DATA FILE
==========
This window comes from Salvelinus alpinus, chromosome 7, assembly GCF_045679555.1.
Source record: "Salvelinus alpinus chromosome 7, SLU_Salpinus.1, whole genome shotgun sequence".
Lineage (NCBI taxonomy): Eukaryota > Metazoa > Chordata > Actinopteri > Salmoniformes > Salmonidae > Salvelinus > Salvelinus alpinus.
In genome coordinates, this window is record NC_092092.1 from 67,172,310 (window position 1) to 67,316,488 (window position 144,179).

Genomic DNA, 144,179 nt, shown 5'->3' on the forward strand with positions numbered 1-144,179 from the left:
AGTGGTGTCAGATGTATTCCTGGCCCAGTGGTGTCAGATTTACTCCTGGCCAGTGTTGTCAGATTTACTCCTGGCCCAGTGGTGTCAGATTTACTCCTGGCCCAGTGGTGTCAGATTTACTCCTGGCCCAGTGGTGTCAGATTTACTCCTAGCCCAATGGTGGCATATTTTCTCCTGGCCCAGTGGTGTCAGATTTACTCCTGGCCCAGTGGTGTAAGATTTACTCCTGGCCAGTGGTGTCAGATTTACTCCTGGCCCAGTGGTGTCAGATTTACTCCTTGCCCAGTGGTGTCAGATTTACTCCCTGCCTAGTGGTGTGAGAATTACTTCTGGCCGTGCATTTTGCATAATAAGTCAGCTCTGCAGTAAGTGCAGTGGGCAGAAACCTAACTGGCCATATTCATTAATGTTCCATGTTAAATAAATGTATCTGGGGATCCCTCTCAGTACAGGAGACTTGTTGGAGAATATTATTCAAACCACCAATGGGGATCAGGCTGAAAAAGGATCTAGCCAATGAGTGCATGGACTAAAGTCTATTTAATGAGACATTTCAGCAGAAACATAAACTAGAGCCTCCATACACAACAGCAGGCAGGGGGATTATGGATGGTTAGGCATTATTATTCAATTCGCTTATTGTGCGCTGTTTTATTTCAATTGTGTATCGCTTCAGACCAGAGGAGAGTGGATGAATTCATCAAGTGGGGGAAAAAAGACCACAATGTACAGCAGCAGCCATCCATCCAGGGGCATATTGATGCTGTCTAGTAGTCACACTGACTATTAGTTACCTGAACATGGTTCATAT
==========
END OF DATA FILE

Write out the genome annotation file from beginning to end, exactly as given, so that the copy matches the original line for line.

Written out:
This window comes from Salvelinus alpinus, chromosome 7, assembly GCF_045679555.1.
Source record: "Salvelinus alpinus chromosome 7, SLU_Salpinus.1, whole genome shotgun sequence".
Lineage (NCBI taxonomy): Eukaryota > Metazoa > Chordata > Actinopteri > Salmoniformes > Salmonidae > Salvelinus > Salvelinus alpinus.
In genome coordinates, this window is record NC_092092.1 from 67,172,310 (window position 1) to 67,316,488 (window position 144,179).

Genomic DNA, 144,179 nt, shown 5'->3' on the forward strand with positions numbered 1-144,179 from the left:
AGTGGTGTCAGATGTATTCCTGGCCCAGTGGTGTCAGATTTACTCCTGGCCAGTGTTGTCAGATTTACTCCTGGCCCAGTGGTGTCAGATTTACTCCTGGCCCAGTGGTGTCAGATTTACTCCTGGCCCAGTGGTGTCAGATTTACTCCTAGCCCAATGGTGGCATATTTTCTCCTGGCCCAGTGGTGTCAGATTTACTCCTGGCCCAGTGGTGTAAGATTTACTCCTGGCCAGTGGTGTCAGATTTACTCCTGGCCCAGTGGTGTCAGATTTACTCCTTGCCCAGTGGTGTCAGATTTACTCCCTGCCTAGTGGTGTGAGAATTACTTCTGGCCGTGCATTTTGCATAATAAGTCAGCTCTGCAGTAAGTGCAGTGGGCAGAAACCTAACTGGCCATATTCATTAATGTTCCATGTTAAATAAATGTATCTGGGGATCCCTCTCAGTACAGGAGACTTGTTGGAGAATATTATTCAAACCACCAATGGGGATCAGGCTGAAAAAGGATCTAGCCAATGAGTGCATGGACTAAAGTCTATTTAATGAGACATTTCAGCAGAAACATAAACTAGAGCCTCCATACACAACAGCAGGCAGGGGGATTATGGATGGTTAGGCATTATTATTCAATTCGCTTATTGTGCGCTGTTTTATTTCAATTGTGTATCGCTTCAGACCAGAGGAGAGTGGATGAATTCATCAAGTGGGGGAAAAAAGACCACAATGTACAGCAGCAGCCATCCATCCAGGGGCATATTGATGCTGTCTAGTAGTCACACTGACTATTAGTTACCTGAACATGGTTCATAT